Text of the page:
Representatives from 12 of the pre-eminent Holocaust education and remembrance organizations in North America gathered in Toronto on May 22 to plan the educational component of next year’s Liberation 75 conference, and as the hours passed, it became clear to everyone present that they were part of something special.
Liberation 75, which will mark three-quarters of a century since the end of the Holocaust, is scheduled to take place in Toronto from May 31 to June 2, 2020, and will be an international gathering of Holocaust survivors and their descendants, as well as educators. The conference will be open to the general public, but there will also be special educational programming for students on the final day and teachers on the second-last day.
At the meeting, the Liberation 75 education committee discussed the underlying ideas behind what they wanted to accomplish, before giving short presentations on the programs they would present to students and teachers.
“Today, we brought together 12 best-practice organizations in the area of Holocaust education and remembrance. This has never been done before in Toronto, and I think it was actually a really historic time today,” said Marilyn Sinclair, founder of Liberation 75. “Everybody is doing amazing programming, all across Canada and the United States, but never have they come together to say, ‘Let’s share our best practices. Let’s work towards a common goal.’ ”
Within the field of Holocaust education, there are some important practices to follow that might not be immediately apparent, said Claudia Weideman, director of education at the University of Southern California Shoah Foundation and co-chair of the Liberation 75 education committee.
For one thing, it’s imperative to be cognizant of the students’ capacity to comprehend what they’re learning, and make sure to treat the very difficult material at a level in line with their knowledge and emotional maturity. Other best practices include relating to the students’ own experiences, and using a variety of resources to explore the history and make it seem as real to the students as possible.
“Teaching students that the Jews were not just victims” is also important, added Rachel Luke, a high school teacher and Holocaust educator at Glenforest Secondary School in Mississauga, Ont., and the education committee’s other co-chair. “They were human beings. They all had a different story. And I think that changed my way of teaching, for sure, because sometimes people are quick to show the Jews as victims, and they weren’t just victims.”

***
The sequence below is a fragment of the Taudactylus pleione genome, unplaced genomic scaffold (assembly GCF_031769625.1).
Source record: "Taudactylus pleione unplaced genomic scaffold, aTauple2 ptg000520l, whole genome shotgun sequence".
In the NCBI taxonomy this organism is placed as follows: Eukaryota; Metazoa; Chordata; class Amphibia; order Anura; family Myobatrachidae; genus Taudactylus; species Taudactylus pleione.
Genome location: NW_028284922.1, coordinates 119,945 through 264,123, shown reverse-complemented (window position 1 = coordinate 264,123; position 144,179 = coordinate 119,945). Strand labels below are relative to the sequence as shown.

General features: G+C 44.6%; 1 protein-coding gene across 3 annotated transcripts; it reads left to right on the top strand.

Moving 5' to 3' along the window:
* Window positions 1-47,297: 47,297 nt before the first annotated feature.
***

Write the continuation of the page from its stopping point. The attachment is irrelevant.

As the various organizations presented their ideas for potential educational sessions, themes emerged. Many of them proposed using a variety of multimedia resources to make the lives of the survivors seem as tangible as possible, and all of them expressed thoughtfulness and caring in how best to present the information as respectfully as possible, while still having the most impact.
That’s not to say the meeting solved every challenge in one day. Aside from the logistical issues, like transportation, space and class size, the committee also discussed philosophical issues, such as how to contextualize the comments of survivors and how much to touch on other genocides, if at all. But the issues were addressed in a productive and constructive manner, and the positivity and camaraderie in the room left the co-chairs and founder feeling hopeful.
They are also excited about how the education work being done for Liberation 75 can be reused in the future, both through a website that will be filled with resources for teachers and the ability to bring the programming to other locales that may be underserved in terms of Holocaust education. It’s all part of the broader goal of exposing as many people as possible to the history of the Holocaust while first-hand accounts are still available.
“This is going to be, perhaps, the last major program where we’re going to have survivors to interact with,” said Sinclair. “Many of them are in their 80s and 90s now, and so time is limited. Time isn’t on our side, so we need to get as many participants to Liberation 75 as possible to come and interact with survivors.”
For more information, visit liberation75.org.